My latest Visual Thesaurus column, "Decoding Fashionspeak," is now available for your reading pleasure—provided, of course, that you have paid the risibly nominal VT subscription fee. Here is an excerpt to tempt you:
The Grammar. To master Fashionspeak, you'll need to learn two new constructions, the Fashion Singular and the Fashion Imperative. In the Fashion Singular, nouns gain by subtraction: It's the skinny pant; a smoky eye (achieved with cosmetics, by the way, not cigarettes); the essential cami. (For cami, see Abbreviations, below.) Singular items are, presumably, more special than their lumpen cousins; they're given their own articles, a or the, almost as honorifics. "To demonstrate your true mastery of this lingo," advises fashion writer Hadley Freeman in her Guardian (U.K.) column, "deploy it only in positive circumstances, e.g., 'Ooh, I do love a kitten heel.'" (For kitten, see The Peculiar Adjectives, below.) Bryan A. Garner, author of the authoritative Garner's Modern American Usage, observes, a bit peevishly, that "clothing retailers lack standardization when referring to trousers" and that "[t]his inconsistency has been around for a long time" — at least since the late 19th century, when both pants and pant emerged as abbreviations of the older pantaloons.
As for the Fashion Imperative, it's the grammatical case fashion editors use to instill fear and desire in their readers. "Must-Have Shoes, Bags & More!" blares InStyle in an all-caps cover headline. "Get in on the season's best ideas with these major must-haves," commands Harper's Bazaar next to photos of a $2,468 clutch purse and a $930 high-heeled sandal. (Major indeed!) The Fashion Imperative also entitles editors to declare that the current season "is all about" pink, or crotch-high mini-skirts, or see-through blouses; to label a particular clothing choice a "Do" or a "Don't" (as Glamour magazine has done for decades, complete with black bars over the eyes of the offending Don'ts); to exalt a T-shirt or a bangle bracelet as Important or Essential; and to give readers monthly marching orders — as Harper's Bazaar does — about what to buy, keep, and store. (Those beaded earrings we ordered you to purchase a few months ago? You're not wearing them now, are you?)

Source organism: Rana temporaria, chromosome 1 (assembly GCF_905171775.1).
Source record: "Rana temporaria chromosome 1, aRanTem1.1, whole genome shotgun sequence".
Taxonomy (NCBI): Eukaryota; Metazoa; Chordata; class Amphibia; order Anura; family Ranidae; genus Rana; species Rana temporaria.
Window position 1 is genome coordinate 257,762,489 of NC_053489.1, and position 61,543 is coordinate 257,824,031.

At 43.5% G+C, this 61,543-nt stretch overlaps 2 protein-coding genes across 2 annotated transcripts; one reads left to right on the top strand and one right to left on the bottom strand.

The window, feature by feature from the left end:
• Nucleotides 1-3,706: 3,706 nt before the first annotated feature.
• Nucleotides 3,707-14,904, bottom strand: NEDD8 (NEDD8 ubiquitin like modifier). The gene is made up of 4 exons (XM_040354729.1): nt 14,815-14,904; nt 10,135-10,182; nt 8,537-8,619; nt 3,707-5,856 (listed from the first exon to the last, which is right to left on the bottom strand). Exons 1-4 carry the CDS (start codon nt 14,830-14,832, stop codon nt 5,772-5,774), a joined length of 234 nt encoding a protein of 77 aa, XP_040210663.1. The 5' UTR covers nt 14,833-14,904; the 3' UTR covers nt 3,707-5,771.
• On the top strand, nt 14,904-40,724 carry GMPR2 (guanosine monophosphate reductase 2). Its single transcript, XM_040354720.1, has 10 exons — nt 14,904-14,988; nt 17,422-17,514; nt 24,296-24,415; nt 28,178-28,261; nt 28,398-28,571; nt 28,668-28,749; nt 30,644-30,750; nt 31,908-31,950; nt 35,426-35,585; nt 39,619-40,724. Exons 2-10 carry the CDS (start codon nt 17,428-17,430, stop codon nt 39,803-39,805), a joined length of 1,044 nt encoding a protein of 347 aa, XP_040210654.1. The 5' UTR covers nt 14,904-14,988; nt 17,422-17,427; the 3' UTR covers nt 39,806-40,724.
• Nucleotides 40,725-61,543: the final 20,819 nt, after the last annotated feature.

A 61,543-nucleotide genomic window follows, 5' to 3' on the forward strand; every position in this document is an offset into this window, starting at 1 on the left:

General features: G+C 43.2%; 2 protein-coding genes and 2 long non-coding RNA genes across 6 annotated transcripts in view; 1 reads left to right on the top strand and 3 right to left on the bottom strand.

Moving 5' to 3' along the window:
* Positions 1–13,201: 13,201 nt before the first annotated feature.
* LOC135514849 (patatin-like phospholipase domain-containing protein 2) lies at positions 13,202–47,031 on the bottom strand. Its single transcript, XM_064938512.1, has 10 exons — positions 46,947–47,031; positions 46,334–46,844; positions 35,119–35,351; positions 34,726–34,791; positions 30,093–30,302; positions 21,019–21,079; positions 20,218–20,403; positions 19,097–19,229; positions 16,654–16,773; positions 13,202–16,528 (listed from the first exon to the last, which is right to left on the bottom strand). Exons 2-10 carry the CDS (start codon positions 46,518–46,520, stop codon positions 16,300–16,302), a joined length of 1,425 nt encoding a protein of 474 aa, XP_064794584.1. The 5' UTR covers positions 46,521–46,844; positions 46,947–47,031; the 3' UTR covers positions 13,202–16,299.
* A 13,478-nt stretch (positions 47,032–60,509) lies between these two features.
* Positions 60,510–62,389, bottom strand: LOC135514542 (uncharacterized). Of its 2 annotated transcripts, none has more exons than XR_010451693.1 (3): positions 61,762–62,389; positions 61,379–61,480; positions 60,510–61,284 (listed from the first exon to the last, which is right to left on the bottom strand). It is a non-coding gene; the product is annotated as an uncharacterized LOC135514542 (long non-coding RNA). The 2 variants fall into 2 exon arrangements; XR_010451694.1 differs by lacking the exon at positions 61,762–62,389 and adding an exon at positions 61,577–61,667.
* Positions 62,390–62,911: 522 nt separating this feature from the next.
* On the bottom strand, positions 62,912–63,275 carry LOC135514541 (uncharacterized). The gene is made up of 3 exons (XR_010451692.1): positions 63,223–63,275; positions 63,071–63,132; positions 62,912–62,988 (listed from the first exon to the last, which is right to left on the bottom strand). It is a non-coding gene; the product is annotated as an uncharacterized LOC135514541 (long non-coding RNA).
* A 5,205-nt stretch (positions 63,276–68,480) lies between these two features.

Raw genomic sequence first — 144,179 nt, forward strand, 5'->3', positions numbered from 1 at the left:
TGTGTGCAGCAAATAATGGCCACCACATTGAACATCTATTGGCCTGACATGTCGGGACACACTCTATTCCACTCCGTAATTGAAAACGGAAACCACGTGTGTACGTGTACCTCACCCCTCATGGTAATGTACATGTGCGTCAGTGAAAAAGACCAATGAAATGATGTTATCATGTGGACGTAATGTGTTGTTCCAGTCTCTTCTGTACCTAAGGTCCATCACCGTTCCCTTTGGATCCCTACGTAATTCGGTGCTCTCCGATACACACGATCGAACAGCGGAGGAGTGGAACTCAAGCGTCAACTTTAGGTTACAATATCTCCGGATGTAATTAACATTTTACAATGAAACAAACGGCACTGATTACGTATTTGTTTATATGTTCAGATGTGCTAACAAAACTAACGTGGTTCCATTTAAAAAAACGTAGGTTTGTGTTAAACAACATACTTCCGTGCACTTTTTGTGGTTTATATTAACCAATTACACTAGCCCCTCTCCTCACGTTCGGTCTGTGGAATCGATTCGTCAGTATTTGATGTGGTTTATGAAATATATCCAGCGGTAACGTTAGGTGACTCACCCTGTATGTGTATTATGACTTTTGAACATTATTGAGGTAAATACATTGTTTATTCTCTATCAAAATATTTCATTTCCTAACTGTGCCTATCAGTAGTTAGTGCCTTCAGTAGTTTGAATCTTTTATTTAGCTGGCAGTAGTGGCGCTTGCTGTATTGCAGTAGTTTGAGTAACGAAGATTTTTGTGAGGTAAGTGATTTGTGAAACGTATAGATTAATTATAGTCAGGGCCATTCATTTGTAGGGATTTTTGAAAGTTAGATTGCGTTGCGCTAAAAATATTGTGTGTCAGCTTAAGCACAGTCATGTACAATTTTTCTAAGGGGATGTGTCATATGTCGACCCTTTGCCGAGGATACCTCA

In somewhat related self-promotional news, I was honored to be quoted by Ben Zimmer in his On Language column, "Social," which appeared in Sunday's New York Times Magazine. My contribution was an opinion about the corporate and political uses of "socialize," a subject I wrote about in my Words of the Year post last December. This is the second time Ben—who also happens to be my Visual Thesaurus editor—has used me as a source for his column. The first time was in a column about "Cadillac" as a metaphor; sharp-eyed readers will notice that I've been promoted from "branding consultant" to "branding expert." Thanks, Ben!